HOUSE APPROPRIATIONS COMMITTEE URGES NIH TO MAINTAIN COMMITMENT TO BASIC RESEARCH Created by on 3/27/2012 12:00:00 AM
National Institutes of Health (NIH) Director Dr. Francis Collins was greeted with both praise and criticism at a March 20th
House Labor, Health and Human Services (LHHS) Appropriations Subcommittee hearing on the fiscal year (FY 2013) budget for the nation’s medical research agency. Appearing before the subcommittee for the first time in two years, Collins received bipartisan commendation for NIH’s role in supporting research to improve human health and advance our understanding of various diseases. However, the director also faced continued questions about the role of the newly-authorized National Center for Advancing Translational Sciences (NCATS) and strong opposition from three subcommittee Republicans (Mike Simpson, ID; Cynthia Lummis, WY; and Rodney Alexander, LA) to NIH’s proposal to reduce funding for the Institutional Development Award (IDeA) program. In addition, subcommittee chairman Denny Rehberg (R-MT) used his opening statement
to urge the NIH Director to continue the investment in basic research commenting, “I suggest NIH develop a governance process towards this end; otherwise, the increased focus on translational research could squeeze out NIH's primary mission, that of basic science. We do not want to wake up in the future to find a NIH director without a stable full of science available for translation because we took our eye off the ball of basic science.” In his testimony, Collins explained that NCATS will focus on identifying and overcoming obstacles in the drug development process to complement, not compete with, private sector efforts to develop new therapies. This message was echoed by NCATS Acting Director, Dr. Tom Insel, who appeared with Collins at the hearing.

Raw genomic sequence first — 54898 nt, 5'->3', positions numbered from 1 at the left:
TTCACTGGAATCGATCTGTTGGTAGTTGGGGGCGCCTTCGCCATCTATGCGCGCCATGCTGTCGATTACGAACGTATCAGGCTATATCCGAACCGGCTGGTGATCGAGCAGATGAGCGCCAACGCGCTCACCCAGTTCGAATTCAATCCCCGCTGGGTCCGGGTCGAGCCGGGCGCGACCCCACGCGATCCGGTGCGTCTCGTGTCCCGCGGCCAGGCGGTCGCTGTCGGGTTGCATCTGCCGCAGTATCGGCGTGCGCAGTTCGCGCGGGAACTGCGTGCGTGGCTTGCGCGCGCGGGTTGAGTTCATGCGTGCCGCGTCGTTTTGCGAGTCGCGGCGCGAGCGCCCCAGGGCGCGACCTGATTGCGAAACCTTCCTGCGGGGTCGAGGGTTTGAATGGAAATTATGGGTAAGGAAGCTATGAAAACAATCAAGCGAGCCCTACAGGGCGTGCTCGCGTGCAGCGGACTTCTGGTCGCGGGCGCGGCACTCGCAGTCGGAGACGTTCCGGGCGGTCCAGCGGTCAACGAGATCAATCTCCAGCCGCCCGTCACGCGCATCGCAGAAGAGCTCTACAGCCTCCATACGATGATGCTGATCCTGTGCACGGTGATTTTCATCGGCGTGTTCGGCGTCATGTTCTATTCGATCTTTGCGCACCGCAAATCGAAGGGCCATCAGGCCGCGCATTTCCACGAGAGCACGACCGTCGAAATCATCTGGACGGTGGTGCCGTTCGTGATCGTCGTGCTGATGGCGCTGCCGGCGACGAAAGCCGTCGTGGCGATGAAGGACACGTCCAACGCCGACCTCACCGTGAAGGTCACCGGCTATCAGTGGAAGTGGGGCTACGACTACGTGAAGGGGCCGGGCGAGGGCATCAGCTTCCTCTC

During a robust questions and answers period following Dr. Collins’ formal testimony
, subcommittee ranking member Rosa DeLauro
(D-CT) asked the director about the proposed $50 million increase for the Cures Acceleration Network, the experience of young researchers competing for research grants, and the effect on biomedical research conducted by NIH if across-the-board cuts required by sequestration where to occur in 2013. Collins responded that young researchers face a one in six chance of receiving a grant, the lowest in the agency’s history. He also stated, “If, in fact, the sequesters were to kick in on January 2, 2013, that would result, according to the [Congressional Budget Office] CBO, in a loss of about 7.8 percent of the NIH budget, $2.5 billion. As a result of that, 2,300 grants that we would have planned to give in FY 2013 would not be able to be awarded. It would be devastating.” Representative Simpson described NIH as “one of the best-kept secrets in Washington,” and Representative Lummis said she believed that NIH is an area where “the federal government has a role because there are so many diseases that are suffered by people that will never have a cure because, unless the federal government gets involved in research, the economics just isn’t there.” Representative Nita Lowey (D-NY) acknowledged the difficult fiscal climate facing the subcommittee but endorsed FASEB’s funding recommendation, saying “it is imperative that we provide the NIH with a minimum of $32 billion.”
A second panel featured testimony from representatives of the Biotechnology Industry Organization
(BIO), the Michael J. Fox Foundation for Parkinson’s Research
, and Roy Vagelos
the former chairman and Chief Executive Officer of Merck. These witnesses discussed the collaborations between the drug industry, non-profit organizations that fund research and NIH, offering their perspectives about how the private sector relies on strong federal support for medical research. In addition, both BIO and the Michael J. Fox Foundation offered support for the NCATS mission and urged NIH to develop substantive partnerships with industry regulators, principal investigators, and patient organizations to ensure that the new center will be able to achieve its goals. Testimony
from the hearing is available on the LHHS Appropriations Subcommittee website.